As result of the ensuing controversy raised by the false quotes reported by MSNBC, CNN, and other media outlets, Limbaugh was removed from an investment group that was considering purchasing the St. Louis Rams football team.
New York Times reporter Michael Brick went to College Station, Texas, to preview a college visit by Barack Obama today commemorating the 20th anniversary of the first President Bush's "Points of Light" volunteer organization.
In the condescending "At A&M, a Dance of Decorum for Obama Visit," Brick posed fears that campus conservative activists at Texas A&M might embarrass themselves and their college with their "unchecked fervor," which "can be a raw and fearsome thing." Last year, you see, "the Young Conservatives embarrassed the university by throwing eggs at a picture of Mr. Obama."
Brick is being awfully protective of Obama. If defacing a picture of a president is an automatic embarrassment to a university, then every big college in America should be red-faced, since posters of Bush as Hitler were pretty much de rigueur at any decent campus protest. But the Times never showed any concern for campus hatred of Republicans.
Yesterday CNN's Rick Sanchez was set to go on air and issue an apology for running an unverified quote attributed to Rush Limbaugh. Breaking news of the now-infamous "balloon boy" intervened, and Sanchez was unable to deliver his apology.
It came to the attention of the NewsBusters staff that Sanchez plans on issuing a correction today on-air, reading the following statement:
The feud between the White House and the Fox News Channel took another, thanks to one of Glenn Beck's viewers.
On Beck's Oct. 15 program, the Fox News host played a video sent to him of White House Communications Director Anita Dunn, who had previously slammed Fox News and called it an organ of the Republican Party. In the video, Dunn reveals her two favorite political philosophers - humanitarian Mother Teresa and Mao Tse Tung, Chinese revolutionary and Communist leader responsible for an estimated 70 million deaths (video embedded below the fold).
"A lot of you have a great deal of ability," Dunn said. "A lot of you work hard. Put them together and that answers the ‘why not' question. There's usually not a good reason and then the third lesson and tip actually comes from two of my favorite political philosophers - Mao Tse Tung and Mother Teresa, not often coupled with each other but the two people that I turn to most to basically deliver a simple point, which is you're going to make choices. You're going to challenge. You're going to say why not. You're going to figure out how to do things that have never been done before, but here's the deal."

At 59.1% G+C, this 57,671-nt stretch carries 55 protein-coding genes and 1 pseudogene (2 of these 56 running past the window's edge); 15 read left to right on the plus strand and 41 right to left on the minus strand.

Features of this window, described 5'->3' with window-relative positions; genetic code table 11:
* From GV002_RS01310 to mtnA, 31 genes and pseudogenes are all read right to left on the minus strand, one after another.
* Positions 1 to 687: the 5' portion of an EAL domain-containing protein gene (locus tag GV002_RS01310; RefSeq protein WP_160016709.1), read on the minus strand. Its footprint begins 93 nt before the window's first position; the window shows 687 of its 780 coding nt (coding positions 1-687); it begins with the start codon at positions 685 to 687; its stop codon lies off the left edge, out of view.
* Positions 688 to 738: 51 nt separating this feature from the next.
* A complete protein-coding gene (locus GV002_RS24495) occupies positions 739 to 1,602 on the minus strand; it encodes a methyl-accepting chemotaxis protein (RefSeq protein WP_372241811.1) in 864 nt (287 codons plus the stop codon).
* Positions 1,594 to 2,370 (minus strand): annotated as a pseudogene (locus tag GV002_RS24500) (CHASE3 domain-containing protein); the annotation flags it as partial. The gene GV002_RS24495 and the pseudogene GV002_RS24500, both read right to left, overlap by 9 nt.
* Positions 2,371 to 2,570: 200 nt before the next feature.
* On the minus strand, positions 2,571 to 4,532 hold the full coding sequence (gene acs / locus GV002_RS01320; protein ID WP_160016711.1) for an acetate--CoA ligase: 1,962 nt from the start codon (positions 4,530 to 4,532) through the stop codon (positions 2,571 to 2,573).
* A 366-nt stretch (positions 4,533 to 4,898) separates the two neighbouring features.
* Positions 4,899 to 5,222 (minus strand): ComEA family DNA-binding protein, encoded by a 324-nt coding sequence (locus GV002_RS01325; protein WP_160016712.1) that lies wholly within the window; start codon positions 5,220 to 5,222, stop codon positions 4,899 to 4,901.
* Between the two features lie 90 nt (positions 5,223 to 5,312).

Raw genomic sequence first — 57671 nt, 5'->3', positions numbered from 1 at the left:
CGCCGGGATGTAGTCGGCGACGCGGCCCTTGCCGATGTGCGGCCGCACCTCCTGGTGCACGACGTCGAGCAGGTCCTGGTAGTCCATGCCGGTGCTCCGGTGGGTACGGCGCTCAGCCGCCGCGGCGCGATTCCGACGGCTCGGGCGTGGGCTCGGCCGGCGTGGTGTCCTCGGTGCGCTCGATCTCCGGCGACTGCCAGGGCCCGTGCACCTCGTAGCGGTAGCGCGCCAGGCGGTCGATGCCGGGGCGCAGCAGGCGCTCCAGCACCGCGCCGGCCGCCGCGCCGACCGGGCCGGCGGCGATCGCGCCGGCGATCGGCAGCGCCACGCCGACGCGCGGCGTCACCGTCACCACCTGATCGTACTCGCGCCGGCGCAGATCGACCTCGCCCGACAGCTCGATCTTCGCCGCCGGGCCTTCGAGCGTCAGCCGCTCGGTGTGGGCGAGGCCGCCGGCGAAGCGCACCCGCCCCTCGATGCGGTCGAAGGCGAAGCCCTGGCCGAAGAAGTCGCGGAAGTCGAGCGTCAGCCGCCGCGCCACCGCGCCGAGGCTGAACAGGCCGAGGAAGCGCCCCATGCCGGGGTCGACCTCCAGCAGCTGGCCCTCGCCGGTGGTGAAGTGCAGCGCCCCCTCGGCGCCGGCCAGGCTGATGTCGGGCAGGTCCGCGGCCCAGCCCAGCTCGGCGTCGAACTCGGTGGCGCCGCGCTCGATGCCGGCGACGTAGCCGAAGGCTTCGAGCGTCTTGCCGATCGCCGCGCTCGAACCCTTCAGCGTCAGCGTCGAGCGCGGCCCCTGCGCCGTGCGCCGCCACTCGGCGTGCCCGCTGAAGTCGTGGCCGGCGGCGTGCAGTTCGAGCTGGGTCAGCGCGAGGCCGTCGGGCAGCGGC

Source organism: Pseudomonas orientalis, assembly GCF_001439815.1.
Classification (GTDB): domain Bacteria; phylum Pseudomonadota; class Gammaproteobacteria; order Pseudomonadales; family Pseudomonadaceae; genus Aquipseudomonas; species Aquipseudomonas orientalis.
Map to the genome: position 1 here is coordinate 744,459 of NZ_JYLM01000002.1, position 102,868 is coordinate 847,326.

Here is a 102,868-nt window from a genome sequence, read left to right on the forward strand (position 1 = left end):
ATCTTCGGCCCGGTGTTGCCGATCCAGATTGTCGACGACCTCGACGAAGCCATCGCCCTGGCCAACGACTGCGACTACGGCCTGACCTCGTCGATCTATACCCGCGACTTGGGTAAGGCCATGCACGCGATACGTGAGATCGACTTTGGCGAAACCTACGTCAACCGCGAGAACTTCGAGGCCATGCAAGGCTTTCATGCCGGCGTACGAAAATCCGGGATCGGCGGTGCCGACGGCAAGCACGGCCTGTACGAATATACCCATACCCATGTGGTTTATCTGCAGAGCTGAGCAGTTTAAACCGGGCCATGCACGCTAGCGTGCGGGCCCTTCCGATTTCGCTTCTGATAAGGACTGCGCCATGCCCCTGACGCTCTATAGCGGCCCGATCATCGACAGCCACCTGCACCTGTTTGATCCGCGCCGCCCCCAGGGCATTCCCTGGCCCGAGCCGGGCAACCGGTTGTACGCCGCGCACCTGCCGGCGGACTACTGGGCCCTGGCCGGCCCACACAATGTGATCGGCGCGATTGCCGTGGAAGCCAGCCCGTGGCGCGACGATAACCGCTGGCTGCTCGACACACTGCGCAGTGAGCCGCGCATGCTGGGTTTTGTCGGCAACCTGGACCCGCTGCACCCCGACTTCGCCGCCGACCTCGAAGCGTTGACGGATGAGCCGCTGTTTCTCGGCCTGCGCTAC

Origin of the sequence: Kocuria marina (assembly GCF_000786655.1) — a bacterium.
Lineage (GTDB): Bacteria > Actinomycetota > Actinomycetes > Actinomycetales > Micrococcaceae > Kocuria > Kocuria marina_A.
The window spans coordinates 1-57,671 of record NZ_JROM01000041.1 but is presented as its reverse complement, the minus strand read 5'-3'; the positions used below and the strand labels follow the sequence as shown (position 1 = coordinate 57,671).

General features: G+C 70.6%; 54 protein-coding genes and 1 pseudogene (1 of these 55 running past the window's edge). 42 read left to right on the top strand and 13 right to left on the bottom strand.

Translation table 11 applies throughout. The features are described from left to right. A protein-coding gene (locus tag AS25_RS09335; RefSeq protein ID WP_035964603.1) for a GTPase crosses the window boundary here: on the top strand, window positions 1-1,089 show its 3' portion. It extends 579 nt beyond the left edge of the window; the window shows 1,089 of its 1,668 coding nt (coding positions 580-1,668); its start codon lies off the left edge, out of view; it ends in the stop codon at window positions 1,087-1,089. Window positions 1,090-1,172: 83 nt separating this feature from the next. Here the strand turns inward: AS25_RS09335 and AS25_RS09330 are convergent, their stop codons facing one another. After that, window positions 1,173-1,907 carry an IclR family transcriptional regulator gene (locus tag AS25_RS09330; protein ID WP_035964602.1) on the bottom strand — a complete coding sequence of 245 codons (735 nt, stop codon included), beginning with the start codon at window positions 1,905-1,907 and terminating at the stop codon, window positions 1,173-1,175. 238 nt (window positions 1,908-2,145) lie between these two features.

CNN’s Anderson Cooper became the first on his network to acknowledge that some of the quotes used against Rush Limbaugh in his NFL bid were false on his program on Wednesday: “I also should point out, on this program, we did not use the wrong quotes.” Cooper also brought back Al Sharpton as a guest, and the activist again brought up Limbaugh’s “Crips and Bloods” remark, which he took out of context [audio clips are available here].
The CNN anchor began by noting how the talk show host had been forced out of his part in buying the St. Louis Rams by the controversy: “Tonight, breaking news: Rush Limbaugh sidelined, his bid to buy into the National Football League sacked. What happened, and is it fair?” After giving a recap of the controversy, Cooper introduced his guests- Sharpton; Stephen A. Smith, whose has consistently expressed sympathy for talk show host’s bid; and talk show host McGraw Milhaven from St. Louis.
Cooper first hinted that the slavery quote attributed to Limbaugh was false in one of his questions to Smith: “Was the criticism fair, though? Some of the quotes attributed to him- you used one of them about the slavery- that was not something he ever said.” Smith acknowledged his hasty use of the quote, but continued that the talk show host was still a racially-divisive figure:
With Rush Limbaugh now out of a group vying to purchase the St. Louis Rams, the continued smearing from ABC's "The View" on October 15 constitutes a late hit.
Whoopi Goldberg said that Limbaugh was dropped as a potential buyer because they're not "pleased" with him: "It actually might not be about conservativism. This one might be personal." She also claimed that Limbaugh is "part of the mainstream media."
Joy Behar added that Limbaugh likes to "be the victim" and, making Limbaugh owner of the St. Louis Rams would be like "making Michael Vick own the American Kennel Club."